Ms. Natalie Casson
The well being of our environment has been rapidly decreasing in the past decade, and likely global climates will be unable to handle more change. We all know turning lights off and driving cars less helps our planet, yet almost every person is harming the environment dramatically on a daily basis: during our meals. It was recorded in an article by the National Public Radio that in 2012, in America, we consumed over 52.2 billion pounds of meat. That number feels almost too big to grasp, so let’s put it into perspective. Let’s compare it to wheat—one of the most fundamental crops in our world today. Your average American citizen will consume around 132.5 pounds of wheat annually. With 318.9 billion US citizens, we are consuming over 42.2 billion pounds of wheat a year. 10 billion pounds short of our meat consumption.
When I found this out, I was astonished. Animals take up space, produce waste, and require huge amounts of food, chemicals, and water. In 1909, it was recorded in the same article that around 9.8 billion pounds of meat were consumed: 42.4 billion pounds less than today. Despite the population being lower, the proportions still don’t add up. The meat consumption within the US has been growing exponentially and is continuing to do so.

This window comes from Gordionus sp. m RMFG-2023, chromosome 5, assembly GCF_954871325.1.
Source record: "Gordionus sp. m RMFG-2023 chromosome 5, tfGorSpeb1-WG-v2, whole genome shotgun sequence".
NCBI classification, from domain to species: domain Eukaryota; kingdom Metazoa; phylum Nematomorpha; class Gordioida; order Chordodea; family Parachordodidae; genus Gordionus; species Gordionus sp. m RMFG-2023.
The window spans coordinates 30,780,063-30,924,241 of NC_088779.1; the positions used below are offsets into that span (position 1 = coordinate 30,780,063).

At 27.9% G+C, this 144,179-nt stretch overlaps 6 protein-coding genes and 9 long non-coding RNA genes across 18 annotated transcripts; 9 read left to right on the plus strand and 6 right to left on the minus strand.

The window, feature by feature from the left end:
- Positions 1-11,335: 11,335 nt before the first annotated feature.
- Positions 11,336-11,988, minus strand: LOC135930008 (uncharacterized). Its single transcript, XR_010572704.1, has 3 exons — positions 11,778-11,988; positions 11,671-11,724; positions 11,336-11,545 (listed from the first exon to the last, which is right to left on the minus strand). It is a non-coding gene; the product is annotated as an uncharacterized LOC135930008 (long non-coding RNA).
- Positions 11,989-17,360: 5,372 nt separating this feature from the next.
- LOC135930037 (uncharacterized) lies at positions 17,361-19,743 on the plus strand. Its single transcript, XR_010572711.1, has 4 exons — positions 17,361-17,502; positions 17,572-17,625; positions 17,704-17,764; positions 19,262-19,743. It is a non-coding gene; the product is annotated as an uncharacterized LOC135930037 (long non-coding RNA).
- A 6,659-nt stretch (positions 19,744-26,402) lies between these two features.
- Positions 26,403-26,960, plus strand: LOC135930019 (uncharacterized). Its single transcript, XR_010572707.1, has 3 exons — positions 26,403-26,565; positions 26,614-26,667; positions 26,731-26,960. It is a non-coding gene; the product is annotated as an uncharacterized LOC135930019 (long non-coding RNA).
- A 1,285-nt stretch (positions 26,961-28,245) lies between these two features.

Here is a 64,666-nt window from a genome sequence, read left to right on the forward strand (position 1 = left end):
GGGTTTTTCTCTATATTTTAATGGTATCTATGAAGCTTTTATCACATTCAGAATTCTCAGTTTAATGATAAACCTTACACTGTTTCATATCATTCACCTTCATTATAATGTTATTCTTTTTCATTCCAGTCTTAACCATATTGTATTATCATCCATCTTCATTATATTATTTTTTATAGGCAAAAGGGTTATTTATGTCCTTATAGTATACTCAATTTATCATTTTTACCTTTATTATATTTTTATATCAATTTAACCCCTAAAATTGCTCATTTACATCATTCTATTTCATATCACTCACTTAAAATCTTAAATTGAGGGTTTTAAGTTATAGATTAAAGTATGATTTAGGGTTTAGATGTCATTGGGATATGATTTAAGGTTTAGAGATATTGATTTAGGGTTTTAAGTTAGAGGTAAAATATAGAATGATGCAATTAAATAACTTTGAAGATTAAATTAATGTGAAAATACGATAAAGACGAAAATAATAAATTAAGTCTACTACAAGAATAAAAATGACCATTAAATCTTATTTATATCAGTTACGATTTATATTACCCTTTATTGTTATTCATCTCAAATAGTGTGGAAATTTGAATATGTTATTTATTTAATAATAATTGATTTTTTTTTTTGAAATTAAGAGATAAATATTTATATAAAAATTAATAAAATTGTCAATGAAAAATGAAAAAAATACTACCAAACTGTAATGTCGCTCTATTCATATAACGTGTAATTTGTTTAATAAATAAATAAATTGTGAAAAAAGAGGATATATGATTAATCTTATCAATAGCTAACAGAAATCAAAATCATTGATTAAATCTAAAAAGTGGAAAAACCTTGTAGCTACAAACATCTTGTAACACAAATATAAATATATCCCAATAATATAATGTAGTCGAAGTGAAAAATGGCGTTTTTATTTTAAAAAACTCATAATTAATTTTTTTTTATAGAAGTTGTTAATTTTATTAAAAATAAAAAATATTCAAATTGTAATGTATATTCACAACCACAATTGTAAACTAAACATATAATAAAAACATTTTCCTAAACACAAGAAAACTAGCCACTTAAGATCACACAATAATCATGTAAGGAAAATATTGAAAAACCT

Meat, pound per pound, has a much larger impact on our environment than any other food we consume. The most unfortunate part of it all is many people, including myself before I began research, are not aware that what they eat affects the environment. Often times people don’t jump to food when they think about the contributors to climate change and pollution; however, it has an incredibly large impact in many different ways. In being conscious when choosing what we eat, we can reduce our carbon footprints and our effect on the environment.
So how exactly is our growing meat consumption affecting our environment? For starters, our greenhouse gas emissions are significantly affected. Domestic livestock produce incredible amounts of manure and waste. According to the environmental protection agency, methane (a greenhouse gas with 60 times the impact on climate change compared to carbon dioxide), is released naturally with their digestion. So increase in numbers of domestic livestock increase methane emissions and pollution.